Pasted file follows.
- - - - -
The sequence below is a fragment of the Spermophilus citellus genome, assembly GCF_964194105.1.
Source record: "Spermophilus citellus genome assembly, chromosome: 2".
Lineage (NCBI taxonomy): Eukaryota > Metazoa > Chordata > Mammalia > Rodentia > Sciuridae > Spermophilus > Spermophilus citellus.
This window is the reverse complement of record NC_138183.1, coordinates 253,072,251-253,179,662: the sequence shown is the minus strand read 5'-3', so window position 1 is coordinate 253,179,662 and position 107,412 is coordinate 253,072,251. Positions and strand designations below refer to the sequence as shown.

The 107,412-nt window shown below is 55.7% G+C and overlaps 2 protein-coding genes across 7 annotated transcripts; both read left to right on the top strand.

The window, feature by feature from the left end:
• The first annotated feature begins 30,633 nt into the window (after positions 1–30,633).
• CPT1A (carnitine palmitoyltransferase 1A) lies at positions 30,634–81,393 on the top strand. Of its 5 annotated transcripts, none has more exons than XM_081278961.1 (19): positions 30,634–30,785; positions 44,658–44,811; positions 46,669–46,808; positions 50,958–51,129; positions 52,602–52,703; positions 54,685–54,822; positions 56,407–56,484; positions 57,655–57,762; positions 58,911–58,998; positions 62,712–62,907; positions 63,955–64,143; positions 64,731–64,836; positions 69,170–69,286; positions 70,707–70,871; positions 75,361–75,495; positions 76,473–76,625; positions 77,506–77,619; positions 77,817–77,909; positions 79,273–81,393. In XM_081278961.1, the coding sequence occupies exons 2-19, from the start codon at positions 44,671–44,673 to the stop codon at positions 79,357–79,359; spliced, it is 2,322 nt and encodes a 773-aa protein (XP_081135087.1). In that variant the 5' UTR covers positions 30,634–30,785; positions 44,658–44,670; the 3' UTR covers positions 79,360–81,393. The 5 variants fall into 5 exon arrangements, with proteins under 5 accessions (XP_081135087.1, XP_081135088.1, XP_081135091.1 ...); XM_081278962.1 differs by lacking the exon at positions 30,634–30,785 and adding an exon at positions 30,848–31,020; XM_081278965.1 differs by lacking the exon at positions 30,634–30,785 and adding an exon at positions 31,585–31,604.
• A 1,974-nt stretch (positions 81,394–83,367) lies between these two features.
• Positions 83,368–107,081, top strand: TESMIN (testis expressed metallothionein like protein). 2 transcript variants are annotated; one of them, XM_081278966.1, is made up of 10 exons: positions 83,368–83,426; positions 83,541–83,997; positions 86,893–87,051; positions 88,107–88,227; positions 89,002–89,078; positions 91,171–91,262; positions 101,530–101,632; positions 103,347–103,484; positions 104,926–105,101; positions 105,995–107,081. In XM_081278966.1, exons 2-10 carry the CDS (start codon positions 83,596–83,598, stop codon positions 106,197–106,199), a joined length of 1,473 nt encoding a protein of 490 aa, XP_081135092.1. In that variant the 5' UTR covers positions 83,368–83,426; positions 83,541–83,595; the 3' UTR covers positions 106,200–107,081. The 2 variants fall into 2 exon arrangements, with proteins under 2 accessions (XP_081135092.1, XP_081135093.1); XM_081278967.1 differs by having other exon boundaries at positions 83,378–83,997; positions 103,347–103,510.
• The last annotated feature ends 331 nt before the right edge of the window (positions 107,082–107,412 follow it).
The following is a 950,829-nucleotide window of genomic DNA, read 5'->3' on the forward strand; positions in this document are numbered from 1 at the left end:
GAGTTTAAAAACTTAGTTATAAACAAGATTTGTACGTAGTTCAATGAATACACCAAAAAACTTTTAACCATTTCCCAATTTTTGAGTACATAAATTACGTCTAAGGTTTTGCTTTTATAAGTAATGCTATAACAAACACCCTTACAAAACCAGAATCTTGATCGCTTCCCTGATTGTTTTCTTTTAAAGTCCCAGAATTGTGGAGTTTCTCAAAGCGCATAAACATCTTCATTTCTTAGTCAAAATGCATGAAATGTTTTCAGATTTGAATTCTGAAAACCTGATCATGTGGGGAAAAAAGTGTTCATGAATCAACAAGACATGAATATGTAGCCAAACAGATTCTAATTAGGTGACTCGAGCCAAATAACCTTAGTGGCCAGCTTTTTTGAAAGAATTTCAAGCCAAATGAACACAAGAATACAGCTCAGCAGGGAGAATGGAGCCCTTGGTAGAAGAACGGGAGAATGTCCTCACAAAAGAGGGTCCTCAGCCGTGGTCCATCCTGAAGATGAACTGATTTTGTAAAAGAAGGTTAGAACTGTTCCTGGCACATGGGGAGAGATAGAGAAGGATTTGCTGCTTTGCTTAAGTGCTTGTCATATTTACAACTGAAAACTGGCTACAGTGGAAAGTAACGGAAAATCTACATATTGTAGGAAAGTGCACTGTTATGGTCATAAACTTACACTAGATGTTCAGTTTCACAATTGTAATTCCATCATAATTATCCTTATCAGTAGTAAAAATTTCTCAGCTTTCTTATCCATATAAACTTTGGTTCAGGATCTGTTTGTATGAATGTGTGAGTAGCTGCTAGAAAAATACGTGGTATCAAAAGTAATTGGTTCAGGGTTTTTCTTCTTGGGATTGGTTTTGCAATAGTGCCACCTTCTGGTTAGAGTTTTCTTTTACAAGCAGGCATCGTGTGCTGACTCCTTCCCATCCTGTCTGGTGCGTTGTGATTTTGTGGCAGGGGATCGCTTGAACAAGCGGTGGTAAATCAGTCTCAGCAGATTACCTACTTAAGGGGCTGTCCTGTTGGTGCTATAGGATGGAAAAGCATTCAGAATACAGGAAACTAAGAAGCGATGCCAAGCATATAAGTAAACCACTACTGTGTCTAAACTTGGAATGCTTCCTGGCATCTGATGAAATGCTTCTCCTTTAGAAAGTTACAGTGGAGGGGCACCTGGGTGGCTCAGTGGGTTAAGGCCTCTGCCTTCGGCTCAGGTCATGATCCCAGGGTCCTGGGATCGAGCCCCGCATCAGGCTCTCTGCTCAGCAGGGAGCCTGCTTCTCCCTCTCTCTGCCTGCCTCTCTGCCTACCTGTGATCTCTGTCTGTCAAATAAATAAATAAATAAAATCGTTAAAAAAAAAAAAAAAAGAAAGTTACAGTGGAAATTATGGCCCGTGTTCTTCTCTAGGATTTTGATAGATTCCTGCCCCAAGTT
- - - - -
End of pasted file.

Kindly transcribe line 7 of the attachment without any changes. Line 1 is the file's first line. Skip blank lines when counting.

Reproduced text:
• The first annotated feature begins 30,633 nt into the window (after positions 1–30,633).